The three-point lighting setup is one of the most common methods for capturing a flattering portrait.

It involves positioning a key light, fill light, and backlight to create separation between your subject’s face and the backdrop.



What Are Film Lighting Techniques?

Film lighting techniques are used to create a desired mood or atmosphere and can be broken down into categories of dramatic films vs non-dramatic films.

Lighting is one of the most important parts of film production because it sets the tone for an entire scene and dictates how viewers will feel while watching a movie.

It’s also what makes you empathize with certain characters more than others, which is why there are so many different approaches to lighting.



A 3-point lighting setup is a basic light technique used in photography and filmmaking. The 3 points are the key, fill, and backlights.

The key light is typically placed at the camera’s left, which creates a bright side that shadows the other side of the subject from the camera’s perspective.

The second point of light is usually called fill because it fills in any parts on that darker side with more brightness than shadow.

Lastly – but just as important – is the third point: backlight or background light, which provides illumination from behind to separate your subject from its surroundings.

Film Lighting Techniques

3-Point Lighting Setup

The first step in setting up your three-point light setup is deciding which direction you want your subject to face. You have two options, either facing the camera or away from it.

The second step is placing one key light 45 degrees off to the side that your subject’s face would be on if they were facing you.

This should be placed at a height between 5 and 8 feet depending on where you are going for natural-looking shadows or dramatic ones respectively (lower for more natural).

Split Lighting

Split lighting is a technique that uses two light sources (natural or artificial) to illuminate one side of the subject’s face while leaving the other side in shadow.

This creates an interesting contrast between shadows and highlights on one person’s face which can make for great photographs.

The Split Lighting technique is a great way to create an attractive mood in your photos.


It provides the perfect balance of light and shadow that is often used by photographers for both commercial and artistic purposes.

Butterfly Lighting

In cinematography, butterflies (also known as overheads) are structures on which materials are mounted so as to control lighting in a scene or photograph.

Butterfly Lighting, or Dietrich lighting, has the key light shining directly in front of and then raised to the subject’s forehead or higher.

The result of this style of lighting is a small, butterfly-like shadow under the nose. The lighting accentuates the cheekbones and also creates strong depth in the face.

Loop Lighting

You can achieve loop lighting when the key light is set to the side of the subject and then slightly raised above the subject’s eye line.

This placement causes light to hit the subject’s nose, casting a shadow in the shape of a loop onto the subject’s face, hence why it’s called loop lighting.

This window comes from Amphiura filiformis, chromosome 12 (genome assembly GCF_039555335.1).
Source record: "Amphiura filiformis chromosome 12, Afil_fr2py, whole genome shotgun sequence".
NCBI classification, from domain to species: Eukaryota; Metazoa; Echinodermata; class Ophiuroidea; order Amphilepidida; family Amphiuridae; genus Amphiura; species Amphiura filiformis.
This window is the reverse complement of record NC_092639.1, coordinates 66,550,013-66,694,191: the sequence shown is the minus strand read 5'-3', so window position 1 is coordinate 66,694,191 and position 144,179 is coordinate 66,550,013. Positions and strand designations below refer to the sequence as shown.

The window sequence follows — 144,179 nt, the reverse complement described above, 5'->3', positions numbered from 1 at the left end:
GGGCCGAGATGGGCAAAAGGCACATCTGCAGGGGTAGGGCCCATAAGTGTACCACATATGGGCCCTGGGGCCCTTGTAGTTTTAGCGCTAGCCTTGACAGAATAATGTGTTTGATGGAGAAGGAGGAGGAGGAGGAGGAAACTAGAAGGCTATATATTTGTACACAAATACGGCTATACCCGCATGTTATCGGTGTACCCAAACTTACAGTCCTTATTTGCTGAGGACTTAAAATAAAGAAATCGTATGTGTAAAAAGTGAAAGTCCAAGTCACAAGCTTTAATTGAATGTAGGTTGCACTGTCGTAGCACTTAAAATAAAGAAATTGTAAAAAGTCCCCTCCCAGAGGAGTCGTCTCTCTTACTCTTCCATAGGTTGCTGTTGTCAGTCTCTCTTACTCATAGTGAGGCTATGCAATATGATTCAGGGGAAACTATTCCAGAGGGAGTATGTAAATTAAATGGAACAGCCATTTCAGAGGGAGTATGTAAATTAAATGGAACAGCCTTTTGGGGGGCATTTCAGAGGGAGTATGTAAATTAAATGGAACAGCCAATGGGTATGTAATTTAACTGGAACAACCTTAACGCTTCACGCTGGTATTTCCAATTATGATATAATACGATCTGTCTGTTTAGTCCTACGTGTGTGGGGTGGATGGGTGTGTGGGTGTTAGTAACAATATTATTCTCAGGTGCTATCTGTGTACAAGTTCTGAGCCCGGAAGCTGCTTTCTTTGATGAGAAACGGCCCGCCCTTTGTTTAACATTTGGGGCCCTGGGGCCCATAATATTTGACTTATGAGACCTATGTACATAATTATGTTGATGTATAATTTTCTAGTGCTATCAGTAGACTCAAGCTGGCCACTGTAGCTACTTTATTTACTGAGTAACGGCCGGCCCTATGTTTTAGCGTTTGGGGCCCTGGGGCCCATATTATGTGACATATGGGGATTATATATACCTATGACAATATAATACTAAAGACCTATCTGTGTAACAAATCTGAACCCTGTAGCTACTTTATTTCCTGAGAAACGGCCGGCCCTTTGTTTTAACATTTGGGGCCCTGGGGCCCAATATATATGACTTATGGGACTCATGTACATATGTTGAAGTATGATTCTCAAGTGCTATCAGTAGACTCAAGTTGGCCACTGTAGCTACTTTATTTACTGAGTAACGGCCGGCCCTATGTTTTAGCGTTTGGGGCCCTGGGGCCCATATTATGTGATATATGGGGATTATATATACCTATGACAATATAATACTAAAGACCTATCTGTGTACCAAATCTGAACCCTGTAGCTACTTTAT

Rembrandt Lighting

Rembrandt Lighting is a technique that was used by Dutch painter Rembrandt van Rijn in the 17th century.

He would paint his subject matter with light coming from an angle of 45 degrees on one side, which would create dramatic effects and shadows.

This type of lighting became popular because it could be replicated more easily than natural sunlight.

It has been used by artists ever since to bring out depth and dimension in their paintings and drawings.

Rembrandt’s use of this technique was so masterful that he became known as “The Painter of Light.”


Today, photographers also use this technique to highlight different aspects or moods within their photos when they are taken during the golden hour (just before sunset).

Rembrandt lighting is a common term for the way light is used in portraits from the 17th century.

It can be achieved by placing a single source of light on one side of the subject, resulting in three-dimensional form and contour.

Rembrandt’s use of this technique made his paintings more lifelike and dramatic than other artists at that time who predominantly only used natural daylight or candlelight as their light sources.

Today, many portrait photographers still use Rembrandt lighting because it creates beautiful images with great depth and detail.

Short Lighting

Short lighting, as the name implies, is when your subject’s face is lit primarily from a light source that is directly above them.


Short Lighting can be tricky because it produces some really unflattering shadows under the eyes and nose of your subject.

It also makes any wrinkles or lines more pronounced which may not be what you’re going for if you are trying to achieve a soft look.

Broad Lighting

Broad lighting is a technique that, when used properly, can really help to make your subject pop. But what does it mean and how do you use it?

Broad lighting is achieved by having the main light source coming from anywhere except directly in front of or behind the camera.

This type of light will create shadows on one side of the face which will give structure to their features while also illuminating the other half.

The term broad lighting can be used to describe a type of light that is coming from the side and behind the subject.

This type of lighting would be used for portraits, group pictures, or even set shots.

The purpose of this type of light could range from highlighting certain features on an individual’s face to adding more depth to a photo with headshots in it.